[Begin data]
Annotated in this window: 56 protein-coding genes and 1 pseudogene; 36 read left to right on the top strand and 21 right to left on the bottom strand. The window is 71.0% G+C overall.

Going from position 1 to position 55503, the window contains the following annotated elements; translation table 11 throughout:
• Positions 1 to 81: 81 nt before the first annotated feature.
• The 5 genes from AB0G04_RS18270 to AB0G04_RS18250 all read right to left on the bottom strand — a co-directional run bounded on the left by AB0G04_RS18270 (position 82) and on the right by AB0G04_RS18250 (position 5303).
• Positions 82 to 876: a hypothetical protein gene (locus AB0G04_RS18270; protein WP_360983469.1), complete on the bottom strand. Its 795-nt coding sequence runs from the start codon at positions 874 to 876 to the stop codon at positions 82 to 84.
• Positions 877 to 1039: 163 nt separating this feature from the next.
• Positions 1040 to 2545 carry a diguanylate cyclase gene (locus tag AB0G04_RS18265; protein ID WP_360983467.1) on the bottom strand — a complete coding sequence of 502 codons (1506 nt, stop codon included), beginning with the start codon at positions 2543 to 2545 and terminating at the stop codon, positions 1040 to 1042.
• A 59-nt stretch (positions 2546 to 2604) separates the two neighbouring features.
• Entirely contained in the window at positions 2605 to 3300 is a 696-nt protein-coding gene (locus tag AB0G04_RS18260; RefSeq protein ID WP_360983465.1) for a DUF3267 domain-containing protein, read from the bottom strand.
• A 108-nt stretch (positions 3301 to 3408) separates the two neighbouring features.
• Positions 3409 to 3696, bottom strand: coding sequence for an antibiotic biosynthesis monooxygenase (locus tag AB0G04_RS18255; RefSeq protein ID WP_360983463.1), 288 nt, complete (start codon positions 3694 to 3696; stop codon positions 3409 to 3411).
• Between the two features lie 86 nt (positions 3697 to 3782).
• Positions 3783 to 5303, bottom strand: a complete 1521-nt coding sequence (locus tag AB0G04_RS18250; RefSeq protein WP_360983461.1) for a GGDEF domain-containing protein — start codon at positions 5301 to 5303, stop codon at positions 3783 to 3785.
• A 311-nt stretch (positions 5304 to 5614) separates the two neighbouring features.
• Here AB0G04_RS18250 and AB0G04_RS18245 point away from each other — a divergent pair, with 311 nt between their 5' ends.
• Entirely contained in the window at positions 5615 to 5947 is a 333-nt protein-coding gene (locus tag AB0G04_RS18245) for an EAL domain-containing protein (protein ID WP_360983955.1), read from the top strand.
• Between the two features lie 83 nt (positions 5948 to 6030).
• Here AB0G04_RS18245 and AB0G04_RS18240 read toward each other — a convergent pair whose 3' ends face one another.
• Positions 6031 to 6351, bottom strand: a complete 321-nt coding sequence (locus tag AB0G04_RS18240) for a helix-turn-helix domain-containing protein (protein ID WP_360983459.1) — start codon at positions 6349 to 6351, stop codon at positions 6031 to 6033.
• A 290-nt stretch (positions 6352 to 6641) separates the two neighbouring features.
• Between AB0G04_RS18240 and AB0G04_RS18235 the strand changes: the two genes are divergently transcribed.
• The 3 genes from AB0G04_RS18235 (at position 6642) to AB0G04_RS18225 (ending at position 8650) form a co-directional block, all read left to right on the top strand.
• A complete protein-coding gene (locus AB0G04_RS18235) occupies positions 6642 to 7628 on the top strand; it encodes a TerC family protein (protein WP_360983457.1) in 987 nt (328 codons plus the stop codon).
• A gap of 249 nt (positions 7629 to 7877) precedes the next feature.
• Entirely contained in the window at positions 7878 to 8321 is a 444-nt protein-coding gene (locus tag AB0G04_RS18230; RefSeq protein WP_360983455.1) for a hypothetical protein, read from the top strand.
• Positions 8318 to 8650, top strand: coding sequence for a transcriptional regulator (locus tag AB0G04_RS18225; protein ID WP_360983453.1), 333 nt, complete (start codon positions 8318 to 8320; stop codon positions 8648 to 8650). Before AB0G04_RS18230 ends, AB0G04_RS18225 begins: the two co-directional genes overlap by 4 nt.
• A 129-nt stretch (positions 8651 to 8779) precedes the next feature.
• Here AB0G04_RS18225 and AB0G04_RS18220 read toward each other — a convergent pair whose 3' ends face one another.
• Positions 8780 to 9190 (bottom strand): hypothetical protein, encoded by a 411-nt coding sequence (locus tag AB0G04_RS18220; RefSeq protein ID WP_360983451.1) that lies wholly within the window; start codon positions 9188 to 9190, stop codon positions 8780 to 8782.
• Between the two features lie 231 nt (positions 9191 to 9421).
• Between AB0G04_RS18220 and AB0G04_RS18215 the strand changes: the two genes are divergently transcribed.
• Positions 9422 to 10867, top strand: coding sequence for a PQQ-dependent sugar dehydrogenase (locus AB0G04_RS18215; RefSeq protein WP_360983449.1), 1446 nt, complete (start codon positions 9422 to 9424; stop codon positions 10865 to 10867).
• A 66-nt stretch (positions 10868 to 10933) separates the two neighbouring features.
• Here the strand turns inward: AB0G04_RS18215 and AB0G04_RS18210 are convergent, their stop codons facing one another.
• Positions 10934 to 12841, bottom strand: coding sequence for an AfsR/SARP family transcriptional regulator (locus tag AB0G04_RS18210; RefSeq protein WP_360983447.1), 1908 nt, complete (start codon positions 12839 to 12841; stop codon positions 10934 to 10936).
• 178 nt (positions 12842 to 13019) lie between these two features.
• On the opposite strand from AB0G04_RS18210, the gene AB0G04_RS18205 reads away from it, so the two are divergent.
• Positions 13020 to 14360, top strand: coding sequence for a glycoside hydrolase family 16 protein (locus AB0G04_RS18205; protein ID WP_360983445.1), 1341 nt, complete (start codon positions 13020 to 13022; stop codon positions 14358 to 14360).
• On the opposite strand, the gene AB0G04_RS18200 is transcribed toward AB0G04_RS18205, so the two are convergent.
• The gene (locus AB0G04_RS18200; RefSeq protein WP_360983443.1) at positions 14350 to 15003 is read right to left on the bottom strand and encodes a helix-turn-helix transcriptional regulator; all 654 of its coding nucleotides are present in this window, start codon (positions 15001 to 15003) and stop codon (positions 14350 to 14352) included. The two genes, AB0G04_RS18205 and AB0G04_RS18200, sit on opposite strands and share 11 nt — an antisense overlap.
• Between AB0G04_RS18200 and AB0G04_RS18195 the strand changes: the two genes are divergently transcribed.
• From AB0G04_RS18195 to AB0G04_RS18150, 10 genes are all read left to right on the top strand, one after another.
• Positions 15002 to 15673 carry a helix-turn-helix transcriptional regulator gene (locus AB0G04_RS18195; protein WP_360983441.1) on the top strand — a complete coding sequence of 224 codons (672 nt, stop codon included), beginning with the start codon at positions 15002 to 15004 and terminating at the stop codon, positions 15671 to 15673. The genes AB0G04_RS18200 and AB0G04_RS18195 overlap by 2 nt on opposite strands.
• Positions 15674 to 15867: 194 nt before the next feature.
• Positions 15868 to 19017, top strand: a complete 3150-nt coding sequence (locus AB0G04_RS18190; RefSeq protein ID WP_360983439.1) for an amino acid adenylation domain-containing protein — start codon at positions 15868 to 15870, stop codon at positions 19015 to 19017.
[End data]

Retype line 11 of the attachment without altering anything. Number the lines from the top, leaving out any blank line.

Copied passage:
• Positions 3409 to 3696, bottom strand: coding sequence for an antibiotic biosynthesis monooxygenase (locus tag AB0G04_RS18255; RefSeq protein ID WP_360983463.1), 288 nt, complete (start codon positions 3694 to 3696; stop codon positions 3409 to 3411).